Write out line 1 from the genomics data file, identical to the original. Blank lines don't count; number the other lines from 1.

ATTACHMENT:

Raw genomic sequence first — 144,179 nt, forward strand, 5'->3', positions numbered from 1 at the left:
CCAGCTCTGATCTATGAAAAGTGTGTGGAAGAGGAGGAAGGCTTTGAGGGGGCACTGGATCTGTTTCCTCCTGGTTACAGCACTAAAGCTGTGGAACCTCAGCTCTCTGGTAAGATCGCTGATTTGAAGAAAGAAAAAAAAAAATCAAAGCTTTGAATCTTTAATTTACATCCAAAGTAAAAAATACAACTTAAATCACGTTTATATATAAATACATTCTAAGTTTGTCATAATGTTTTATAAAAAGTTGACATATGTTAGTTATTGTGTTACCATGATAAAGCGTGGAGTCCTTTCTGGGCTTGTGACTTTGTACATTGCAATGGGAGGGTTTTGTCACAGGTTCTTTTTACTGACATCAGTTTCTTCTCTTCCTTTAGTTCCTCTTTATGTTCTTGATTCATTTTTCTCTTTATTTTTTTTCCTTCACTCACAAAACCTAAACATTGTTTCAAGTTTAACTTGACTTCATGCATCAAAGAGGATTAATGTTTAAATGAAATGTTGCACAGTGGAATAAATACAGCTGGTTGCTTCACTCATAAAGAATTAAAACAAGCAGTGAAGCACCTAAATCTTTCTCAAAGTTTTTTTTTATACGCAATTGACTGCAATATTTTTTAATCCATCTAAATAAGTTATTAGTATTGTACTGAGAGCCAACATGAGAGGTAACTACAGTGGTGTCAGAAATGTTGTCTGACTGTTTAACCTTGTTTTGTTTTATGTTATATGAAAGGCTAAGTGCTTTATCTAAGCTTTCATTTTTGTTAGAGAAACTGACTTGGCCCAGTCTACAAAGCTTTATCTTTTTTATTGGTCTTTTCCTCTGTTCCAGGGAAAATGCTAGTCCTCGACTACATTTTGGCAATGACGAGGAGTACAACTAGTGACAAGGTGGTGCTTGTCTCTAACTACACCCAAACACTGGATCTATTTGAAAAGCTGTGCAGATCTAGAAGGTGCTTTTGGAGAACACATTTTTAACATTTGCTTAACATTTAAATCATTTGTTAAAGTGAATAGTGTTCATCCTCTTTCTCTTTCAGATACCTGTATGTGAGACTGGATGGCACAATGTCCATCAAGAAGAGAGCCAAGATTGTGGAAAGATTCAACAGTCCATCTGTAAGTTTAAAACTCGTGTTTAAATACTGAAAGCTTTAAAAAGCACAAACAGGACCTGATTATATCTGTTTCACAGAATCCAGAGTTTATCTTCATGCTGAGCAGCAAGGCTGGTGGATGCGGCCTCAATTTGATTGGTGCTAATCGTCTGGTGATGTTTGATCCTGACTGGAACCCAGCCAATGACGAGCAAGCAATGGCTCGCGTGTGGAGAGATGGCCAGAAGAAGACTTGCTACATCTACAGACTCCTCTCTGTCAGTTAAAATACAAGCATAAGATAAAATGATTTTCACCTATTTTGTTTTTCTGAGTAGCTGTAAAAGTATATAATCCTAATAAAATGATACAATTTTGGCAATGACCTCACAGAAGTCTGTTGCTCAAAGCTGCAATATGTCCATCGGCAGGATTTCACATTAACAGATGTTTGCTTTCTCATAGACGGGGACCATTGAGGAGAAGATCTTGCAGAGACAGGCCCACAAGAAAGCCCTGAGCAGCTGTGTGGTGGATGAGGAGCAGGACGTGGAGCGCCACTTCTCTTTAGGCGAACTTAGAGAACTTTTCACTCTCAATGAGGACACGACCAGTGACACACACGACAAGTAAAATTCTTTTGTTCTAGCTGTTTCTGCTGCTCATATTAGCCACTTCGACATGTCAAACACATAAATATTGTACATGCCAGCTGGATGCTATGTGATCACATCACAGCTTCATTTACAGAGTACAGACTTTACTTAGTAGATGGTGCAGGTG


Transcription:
Raw genomic sequence first — 144,179 nt, forward strand, 5'->3', positions numbered from 1 at the left: